During phagocytosis the distribution of PtdIns(3,4,5)P3 remains confined to the phagocytic cup, however, the molecular mechanisms mediating this restriction remain unresolved. It has been proposed localized PtdIns(3,4,5)P3 generation at the phagocytic cup and its hydrolysis at the edge of the cup may result in its restricted spatial distribution.3,12 Recent elegant studies by Grinstein and colleagues11 have suggested that lipids binding to immobile signaling complexes, initiated by tyrosine kinase activation and the recruitment of signaling molecules, may restrict lipid diffusion. PtdIns(3,4,5)P3 is generated at the phagocytic cup by the dynamic recruitment of the class I PI3-kinase to the cup, via interaction with Src kinase-associated receptors.4 Its loss from the cup has been attributed to the activities of SHIP1 and/or SHIP2,14,15 but this has not been directly shown and analysis of the temporal-spatial regulation of PtdIns(3,4,5)P3 dynamics at the phagosome by any 5-ptase has not been previously reported. We have demonstrated here using multiple experimental models that 5-ptases focally degrade PtdIns(3,4,5)P3 at the phagocytic cup in response to distinct stimuli. Overexpression of the 72-5ptase reduced PtdIns(3,4,5)P3 to almost undetectable levels at the cup, correlating with significantly decreased phagocytosis. Under conditions where 5-ptase enzyme activity was significantly reduced by siRNA-mediated depletion, gene-targeted deletion or blocked by dominant-negative 5ptase, amplified and prolonged PtdIns(3,4,5)P3 at the cup was detected, but this was not associated with its diffusion at the edges of the phagocytic cup during either FcγR- or CR3-mediated phagocytosis. Although the AktPH-GFP reporter does not discriminate between PtdIns(3,4,5)P3 versus PtdIns(3,4)P2, the increased and prolonged association of AktPH-GFP with the phagosome in SHIP1−/− macrophages was not associated with lateral diffusion of this lipid biosensor.
As shown here PtdIns(3,4)P2 exhibits a similar spatial distribution to PtdIns(3,4,5)P3, forming at the base and extending pseudopodia of the nascent phagosome and surrounding the sealed phagosome, but at no time diffused laterally outside the phagocytic cup. PtdIns(3,4)P2 accumulation on the phagosome temporally closely followed PtdIns(3,4,5)P3, consistent with the contention that PtdIns(3,4)P2 is generated via 5-position hydrolysis of PtdIns(3,4,5)P3 rather than by direct phosphorylation of PtdIns(3)P or PtdIns(4)P. Furthermore, expression of dominant-negative 72-5ptase or its siRNA-mediated depletion blocked PtdIns(3,4)P2 formation on the phagosome. Interestingly we observed significantly enhanced phagocytosis even in the absence of PtdIns(3,4)P2 generation at the cup, suggesting PtdIns(3,4)P2 formation is not essential for FcγR-induced phagocytosis. In cells with low PtdIns(3,4)P2 levels at the phagosome but high PtdIns(3,4,5)P3, phagocytosis of large particles was increased and phagosome closure accelerated, indicating PtdIns(3,4,5)P3 can promote these events independent of PtdIns(3,4)P2. In contrast, 5ptase overexpression correlated with decreased PtdIns(3,4,5)P3 levels on the phagocytic cup, decreased phagocytosis, pseudopod extension, and phagosome closure, despite normal and sustained PtdIns(3,4)P2. Thus PtdIns(3,4)P2 levels do not correlate with phagocytic events, acting downstream of FcγR when PtdIns(3,4,5)P3 is present.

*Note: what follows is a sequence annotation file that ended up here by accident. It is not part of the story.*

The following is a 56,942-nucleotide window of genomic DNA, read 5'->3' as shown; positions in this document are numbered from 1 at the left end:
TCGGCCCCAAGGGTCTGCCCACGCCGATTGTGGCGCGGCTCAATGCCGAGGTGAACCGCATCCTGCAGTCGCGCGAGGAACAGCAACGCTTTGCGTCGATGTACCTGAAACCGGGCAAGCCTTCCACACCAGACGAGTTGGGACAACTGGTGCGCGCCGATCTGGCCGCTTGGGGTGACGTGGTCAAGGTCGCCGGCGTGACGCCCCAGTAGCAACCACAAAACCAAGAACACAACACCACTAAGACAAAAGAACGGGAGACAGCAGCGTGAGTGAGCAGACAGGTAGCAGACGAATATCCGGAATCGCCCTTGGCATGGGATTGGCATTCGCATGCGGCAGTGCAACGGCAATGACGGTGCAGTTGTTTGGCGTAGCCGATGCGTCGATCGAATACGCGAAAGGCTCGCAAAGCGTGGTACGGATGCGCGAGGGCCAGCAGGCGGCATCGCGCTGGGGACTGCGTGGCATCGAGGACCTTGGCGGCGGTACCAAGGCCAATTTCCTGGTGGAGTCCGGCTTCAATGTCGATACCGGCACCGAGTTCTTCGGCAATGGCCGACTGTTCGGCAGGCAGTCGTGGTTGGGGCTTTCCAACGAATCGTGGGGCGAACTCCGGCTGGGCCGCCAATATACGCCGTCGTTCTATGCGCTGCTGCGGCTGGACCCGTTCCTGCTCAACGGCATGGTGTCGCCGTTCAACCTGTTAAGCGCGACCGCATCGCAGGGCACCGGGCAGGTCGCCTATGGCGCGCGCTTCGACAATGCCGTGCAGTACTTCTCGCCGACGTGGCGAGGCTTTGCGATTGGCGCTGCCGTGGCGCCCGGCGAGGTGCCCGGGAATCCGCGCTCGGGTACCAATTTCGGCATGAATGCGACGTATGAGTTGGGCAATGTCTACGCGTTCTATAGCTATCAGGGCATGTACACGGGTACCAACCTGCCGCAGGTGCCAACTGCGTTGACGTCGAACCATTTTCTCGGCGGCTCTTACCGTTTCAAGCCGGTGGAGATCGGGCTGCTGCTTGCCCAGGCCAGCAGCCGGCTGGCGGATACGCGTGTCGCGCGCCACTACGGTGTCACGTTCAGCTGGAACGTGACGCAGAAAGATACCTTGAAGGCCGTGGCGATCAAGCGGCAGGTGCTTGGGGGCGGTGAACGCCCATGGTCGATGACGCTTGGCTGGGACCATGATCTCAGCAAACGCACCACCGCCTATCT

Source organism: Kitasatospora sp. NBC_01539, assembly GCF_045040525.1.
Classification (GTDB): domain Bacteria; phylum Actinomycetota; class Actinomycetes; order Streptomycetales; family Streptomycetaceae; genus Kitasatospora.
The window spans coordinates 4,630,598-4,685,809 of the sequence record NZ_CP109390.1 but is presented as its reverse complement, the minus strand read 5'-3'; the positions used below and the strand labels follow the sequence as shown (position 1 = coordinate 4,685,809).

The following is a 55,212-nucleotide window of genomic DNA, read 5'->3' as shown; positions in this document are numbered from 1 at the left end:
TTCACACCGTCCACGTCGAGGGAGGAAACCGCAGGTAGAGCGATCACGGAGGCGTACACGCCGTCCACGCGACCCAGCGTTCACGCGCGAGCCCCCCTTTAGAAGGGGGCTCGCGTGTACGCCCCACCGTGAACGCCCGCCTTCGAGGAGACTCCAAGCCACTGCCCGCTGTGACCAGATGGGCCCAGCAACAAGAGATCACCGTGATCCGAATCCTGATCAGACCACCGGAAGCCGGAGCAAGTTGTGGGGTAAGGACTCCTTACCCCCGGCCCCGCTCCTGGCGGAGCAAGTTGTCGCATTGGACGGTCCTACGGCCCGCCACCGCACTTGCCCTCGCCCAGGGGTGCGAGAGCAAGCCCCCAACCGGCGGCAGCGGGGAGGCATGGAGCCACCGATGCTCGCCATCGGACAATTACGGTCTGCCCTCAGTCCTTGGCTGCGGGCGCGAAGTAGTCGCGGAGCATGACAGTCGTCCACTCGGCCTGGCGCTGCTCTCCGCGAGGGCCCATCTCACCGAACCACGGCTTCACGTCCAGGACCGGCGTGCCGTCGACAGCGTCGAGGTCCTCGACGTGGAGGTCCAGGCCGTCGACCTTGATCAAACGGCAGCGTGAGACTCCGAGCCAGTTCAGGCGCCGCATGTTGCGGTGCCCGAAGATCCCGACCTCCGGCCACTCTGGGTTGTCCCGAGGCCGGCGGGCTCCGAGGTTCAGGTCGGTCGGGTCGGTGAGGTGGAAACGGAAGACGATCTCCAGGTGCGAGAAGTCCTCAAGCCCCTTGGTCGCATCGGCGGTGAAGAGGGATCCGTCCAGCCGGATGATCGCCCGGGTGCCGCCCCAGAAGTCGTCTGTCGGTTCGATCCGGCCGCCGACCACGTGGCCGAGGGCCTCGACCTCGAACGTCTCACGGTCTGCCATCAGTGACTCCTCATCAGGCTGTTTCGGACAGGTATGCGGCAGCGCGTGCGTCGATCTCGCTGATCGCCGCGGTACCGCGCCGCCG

In summary, this study has identified that the relatively uncharacterized 72-5ptase is dynamically recruited to the phagocytic cup to negatively regulate FcγR- but not CR3-mediated phagocytosis by focally degrading PtdIns(3,4,5)P3 forming PtdIns(3,4)P2 only at the phagosome. In contrast SHIP1 exhibits greater activity in regulating CR3- rather than FcγR-mediated phagocytosis, revealing nonredundant functions for these distinct inositol polyphosphate 5-phosphatases.
The online version of this article contains a data supplement.
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This work was supported by grants from the National Health and Medical Research Council Australia and the Australian Research Council, Center of Excellence for Functional Microbial Genomics.
The authors thank Monash Micro Imaging and Mr Stephen Firth and Dr Ian Harper for technical assistance.
Kristy Horan was funded by the Cancer Council of Victoria postgraduate scholarship.
This work is dedicated to Amanda Horan.
Contribution: K.A.H. and K.W. designed and performed experiments and analyzed data; A.M.K. performed experiments; C.G.B. and J.E.J.R. generated constructs and expression vectors and provided experimental design advice; T.S. designed and performed experiments and contributed to writing the manuscript; and C.A.M. designed experiments and wrote the manuscript.
Conflict-of-interest disclosure: The authors declare no competing financial interests.
Correspondence: Christina A. Mitchell, Department of Biochemistry and Molecular Biology, Monash University, Wellington Rd, Clayton, Victoria 3800, Australia; e-mail:Christina.Mitchell@med.monash.edu.au.